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    ABSTRACT: Genomic selection studies usually use few environmental models to predict progenies from biparental crosses. However, in a maize breeding program, numerous crosses need to be evaluated in multiple field trials to identify single-crosses with greater yield potential. In this study, 614 AFLP marker effects estimated in 250 maize single-crosses evaluated in 13 environments were used to assess the influence of training population size (N), number of markers (NM), genotype-by-environment interaction (G × E) and population structure on the prediction accuracy (rMG) for grain yield using RR-BLUP model. Cross validation analysis were performed within and across environments, and within and across groups of related single-crosses. Then, genomic selection was compared to phenotypic selection in identifying the best single-crosses in a maize breeding program scheme. In general, increasing the training population size and the number of markers did not led to higher accuracy estimates. Predicted accuracies from cross validation analysis within environments were significantly higher than between environments, indicating that the effect of G × E interaction was important. Accuracy estimates were also higher when training and validation sets were composed of related single-crosses. In all scenarios, wide intervals of accuracy were found, meaning that genomic prediction may not be effective depending on the single-crosses sampled. The use of genomic prediction in maize breeding programs was discussed emphasizing the need of a training set evaluated in multiple environments and designing a genomic selection experiment according to the population structure so as to reduce sample problems and maximize the accuracy and the success of prediction.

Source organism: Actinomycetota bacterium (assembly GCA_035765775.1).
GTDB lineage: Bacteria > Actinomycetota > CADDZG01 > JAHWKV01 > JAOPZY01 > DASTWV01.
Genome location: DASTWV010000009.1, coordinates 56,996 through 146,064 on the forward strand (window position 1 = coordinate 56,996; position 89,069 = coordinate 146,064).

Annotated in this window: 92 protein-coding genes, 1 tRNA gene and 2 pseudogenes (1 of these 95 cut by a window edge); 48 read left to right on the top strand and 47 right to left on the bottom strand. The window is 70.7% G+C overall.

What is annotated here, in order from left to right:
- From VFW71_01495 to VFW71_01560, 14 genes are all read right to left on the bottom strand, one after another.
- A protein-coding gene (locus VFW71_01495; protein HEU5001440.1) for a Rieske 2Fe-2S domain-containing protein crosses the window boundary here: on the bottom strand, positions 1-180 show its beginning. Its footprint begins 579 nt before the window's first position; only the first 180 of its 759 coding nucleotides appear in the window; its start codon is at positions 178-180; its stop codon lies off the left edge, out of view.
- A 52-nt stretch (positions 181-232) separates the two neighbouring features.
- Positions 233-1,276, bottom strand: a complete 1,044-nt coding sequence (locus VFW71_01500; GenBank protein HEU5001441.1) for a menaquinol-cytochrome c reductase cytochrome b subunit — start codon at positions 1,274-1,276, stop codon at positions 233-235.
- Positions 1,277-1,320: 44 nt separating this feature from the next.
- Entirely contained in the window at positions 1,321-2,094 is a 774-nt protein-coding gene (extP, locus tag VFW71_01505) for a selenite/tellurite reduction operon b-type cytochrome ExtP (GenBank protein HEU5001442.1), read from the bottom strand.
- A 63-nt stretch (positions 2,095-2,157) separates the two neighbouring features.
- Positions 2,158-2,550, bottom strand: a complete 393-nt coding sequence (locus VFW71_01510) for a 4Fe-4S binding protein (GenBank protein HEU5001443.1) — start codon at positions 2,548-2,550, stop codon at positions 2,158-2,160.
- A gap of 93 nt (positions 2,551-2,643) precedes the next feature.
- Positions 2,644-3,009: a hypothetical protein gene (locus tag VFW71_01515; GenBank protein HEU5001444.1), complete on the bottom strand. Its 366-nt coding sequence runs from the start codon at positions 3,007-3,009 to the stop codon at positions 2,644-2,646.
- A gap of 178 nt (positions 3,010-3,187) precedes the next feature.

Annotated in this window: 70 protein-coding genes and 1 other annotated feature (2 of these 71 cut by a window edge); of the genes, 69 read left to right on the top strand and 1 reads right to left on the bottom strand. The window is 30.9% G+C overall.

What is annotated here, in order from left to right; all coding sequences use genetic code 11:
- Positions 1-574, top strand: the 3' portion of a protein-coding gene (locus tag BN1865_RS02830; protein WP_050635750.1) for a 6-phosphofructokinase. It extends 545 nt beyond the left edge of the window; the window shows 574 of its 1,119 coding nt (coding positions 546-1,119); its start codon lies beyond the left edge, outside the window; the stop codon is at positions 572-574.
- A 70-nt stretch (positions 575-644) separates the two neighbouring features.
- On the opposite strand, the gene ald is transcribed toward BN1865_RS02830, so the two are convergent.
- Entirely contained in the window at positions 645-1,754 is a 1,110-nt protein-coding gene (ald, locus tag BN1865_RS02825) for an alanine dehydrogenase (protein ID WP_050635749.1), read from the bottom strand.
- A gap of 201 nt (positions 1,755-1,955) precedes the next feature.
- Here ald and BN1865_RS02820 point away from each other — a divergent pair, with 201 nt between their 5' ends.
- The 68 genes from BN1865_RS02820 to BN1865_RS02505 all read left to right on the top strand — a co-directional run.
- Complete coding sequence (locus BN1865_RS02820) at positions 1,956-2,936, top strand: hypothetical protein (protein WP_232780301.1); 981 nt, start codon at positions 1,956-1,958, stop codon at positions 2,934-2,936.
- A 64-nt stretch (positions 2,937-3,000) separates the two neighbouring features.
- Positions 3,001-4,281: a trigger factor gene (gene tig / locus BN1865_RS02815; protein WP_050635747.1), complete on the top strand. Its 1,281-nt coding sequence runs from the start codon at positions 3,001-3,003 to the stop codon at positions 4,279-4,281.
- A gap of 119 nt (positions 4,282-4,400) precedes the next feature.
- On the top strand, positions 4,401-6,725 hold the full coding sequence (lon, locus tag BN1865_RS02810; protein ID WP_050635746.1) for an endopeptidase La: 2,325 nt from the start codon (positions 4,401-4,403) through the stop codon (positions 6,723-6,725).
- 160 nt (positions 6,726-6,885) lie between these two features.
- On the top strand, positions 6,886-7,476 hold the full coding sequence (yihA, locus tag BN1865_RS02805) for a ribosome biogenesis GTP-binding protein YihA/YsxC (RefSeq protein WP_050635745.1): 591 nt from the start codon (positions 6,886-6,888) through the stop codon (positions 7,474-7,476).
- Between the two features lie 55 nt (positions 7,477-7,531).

No preview · Article · Jan 2016 · Euphytica
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    ABSTRACT: Three-year field assessment of gene flow from the genetically modified herbicide-resistant spring wheat variety ‘Andros’ to its non-transgenic counterpart has been conducted. A circular field trial design where the wheat plants containing the bar and gfp genes were planted in a central plot, while the recipient non-transgenic plants were grown in eight compass sectors at a distance of 1–5 m from the pollen source, has been developed. Gene flow was analyzed by testing the glufosinate-based herbicide resistance in seedling progeny. The phenotypic and molecular examination of more than 712,000 germinated seeds allowed us to draw a conclusion that the pollen-mediated transgene flow might occur at a low frequency (<0.8 %) even if the nontransgenic wheat was located in the proximity to its transgenic counterpart. The strong asymmetric distribution of gene flow and the maximum outcrossing rate were detected in compass sectors following the direction of the dominant wind. The gene flow rate averaged over all wind direction varied in different years from 0.134 to 0.416 %. The dramatic reduction in transgene flow frequencies was observed while increasing the distance between transgenic and non-transgenic plots. The rise of average gene flow due to significant increase of the transgene pollen area was not confirmed statistically. These results predict that the pollen-mediated transgene flow in spring wheat can be maintained at negligible levels while the existence of a short isolation distance in order to prevent contamination of adjacent non-GM wheat.